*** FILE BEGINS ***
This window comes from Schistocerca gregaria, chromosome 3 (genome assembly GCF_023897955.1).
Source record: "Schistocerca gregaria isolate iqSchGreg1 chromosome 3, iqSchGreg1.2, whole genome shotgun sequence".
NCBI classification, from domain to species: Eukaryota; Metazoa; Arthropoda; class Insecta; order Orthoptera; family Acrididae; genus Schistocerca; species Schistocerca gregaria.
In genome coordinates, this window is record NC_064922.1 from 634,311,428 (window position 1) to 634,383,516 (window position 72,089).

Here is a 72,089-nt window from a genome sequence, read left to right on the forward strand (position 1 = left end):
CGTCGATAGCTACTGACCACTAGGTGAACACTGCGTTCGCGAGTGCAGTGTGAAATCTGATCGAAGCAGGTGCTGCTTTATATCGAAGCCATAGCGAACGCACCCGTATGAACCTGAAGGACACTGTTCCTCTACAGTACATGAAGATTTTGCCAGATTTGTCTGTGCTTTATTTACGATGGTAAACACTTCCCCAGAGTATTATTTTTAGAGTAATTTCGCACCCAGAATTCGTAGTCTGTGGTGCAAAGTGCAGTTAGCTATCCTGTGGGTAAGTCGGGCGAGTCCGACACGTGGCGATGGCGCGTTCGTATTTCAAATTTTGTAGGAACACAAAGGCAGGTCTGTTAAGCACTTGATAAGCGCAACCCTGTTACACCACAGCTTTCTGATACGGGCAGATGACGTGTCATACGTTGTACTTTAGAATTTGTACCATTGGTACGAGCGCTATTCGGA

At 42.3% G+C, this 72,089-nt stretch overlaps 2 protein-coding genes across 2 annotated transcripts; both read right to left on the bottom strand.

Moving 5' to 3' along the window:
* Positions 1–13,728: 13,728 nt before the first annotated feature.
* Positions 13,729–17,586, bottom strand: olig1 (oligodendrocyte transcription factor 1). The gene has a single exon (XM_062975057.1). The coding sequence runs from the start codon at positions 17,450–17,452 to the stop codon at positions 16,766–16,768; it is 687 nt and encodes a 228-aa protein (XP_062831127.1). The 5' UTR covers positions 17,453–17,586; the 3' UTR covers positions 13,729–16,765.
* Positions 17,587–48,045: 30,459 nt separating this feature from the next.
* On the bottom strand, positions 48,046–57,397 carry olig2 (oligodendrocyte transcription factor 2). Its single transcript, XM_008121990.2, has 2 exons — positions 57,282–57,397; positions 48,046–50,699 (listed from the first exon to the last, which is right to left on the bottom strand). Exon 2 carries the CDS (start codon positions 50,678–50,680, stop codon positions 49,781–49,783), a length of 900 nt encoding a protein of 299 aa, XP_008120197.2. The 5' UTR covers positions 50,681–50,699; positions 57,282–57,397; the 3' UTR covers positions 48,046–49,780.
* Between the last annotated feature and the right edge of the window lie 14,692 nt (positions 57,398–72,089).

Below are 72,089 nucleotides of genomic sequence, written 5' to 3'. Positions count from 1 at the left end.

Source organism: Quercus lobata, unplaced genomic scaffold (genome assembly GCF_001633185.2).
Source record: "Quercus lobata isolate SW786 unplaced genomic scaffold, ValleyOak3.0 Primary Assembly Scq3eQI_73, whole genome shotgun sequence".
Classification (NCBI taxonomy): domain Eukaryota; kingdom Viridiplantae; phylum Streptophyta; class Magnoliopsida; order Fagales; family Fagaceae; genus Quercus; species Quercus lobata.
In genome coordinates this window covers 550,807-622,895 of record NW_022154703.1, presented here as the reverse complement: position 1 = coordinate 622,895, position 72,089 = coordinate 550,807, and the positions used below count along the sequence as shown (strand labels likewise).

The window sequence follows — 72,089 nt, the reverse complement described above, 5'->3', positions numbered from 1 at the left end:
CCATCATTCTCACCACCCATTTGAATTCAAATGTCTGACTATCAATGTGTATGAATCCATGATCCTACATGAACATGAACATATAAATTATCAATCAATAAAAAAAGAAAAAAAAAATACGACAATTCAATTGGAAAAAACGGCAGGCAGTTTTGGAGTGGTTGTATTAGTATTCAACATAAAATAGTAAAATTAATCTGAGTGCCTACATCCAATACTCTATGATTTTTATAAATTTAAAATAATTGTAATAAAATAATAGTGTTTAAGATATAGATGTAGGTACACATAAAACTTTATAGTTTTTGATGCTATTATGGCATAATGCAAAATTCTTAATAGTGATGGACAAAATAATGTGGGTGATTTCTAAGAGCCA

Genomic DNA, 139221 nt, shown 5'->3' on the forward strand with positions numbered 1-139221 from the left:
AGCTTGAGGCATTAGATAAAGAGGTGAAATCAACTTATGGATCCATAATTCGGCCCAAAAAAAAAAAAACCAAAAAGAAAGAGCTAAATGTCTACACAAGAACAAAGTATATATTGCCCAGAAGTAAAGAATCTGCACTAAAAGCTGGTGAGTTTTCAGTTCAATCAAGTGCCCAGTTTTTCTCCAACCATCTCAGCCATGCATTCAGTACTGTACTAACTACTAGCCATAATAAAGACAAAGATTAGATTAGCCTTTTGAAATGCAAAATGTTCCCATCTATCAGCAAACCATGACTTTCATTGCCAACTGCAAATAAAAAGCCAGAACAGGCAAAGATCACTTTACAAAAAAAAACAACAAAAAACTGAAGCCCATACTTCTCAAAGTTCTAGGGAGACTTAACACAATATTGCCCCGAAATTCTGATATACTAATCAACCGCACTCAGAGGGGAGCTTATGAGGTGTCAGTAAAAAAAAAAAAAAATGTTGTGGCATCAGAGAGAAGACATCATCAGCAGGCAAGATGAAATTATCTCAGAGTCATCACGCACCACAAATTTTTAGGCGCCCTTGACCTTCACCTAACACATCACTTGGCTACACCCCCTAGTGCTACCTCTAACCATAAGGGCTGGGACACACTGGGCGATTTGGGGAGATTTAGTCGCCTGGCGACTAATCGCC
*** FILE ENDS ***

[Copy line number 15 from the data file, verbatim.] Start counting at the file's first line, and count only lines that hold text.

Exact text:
Source organism: Quercus lobata, unplaced genomic scaffold (genome assembly GCF_001633185.2).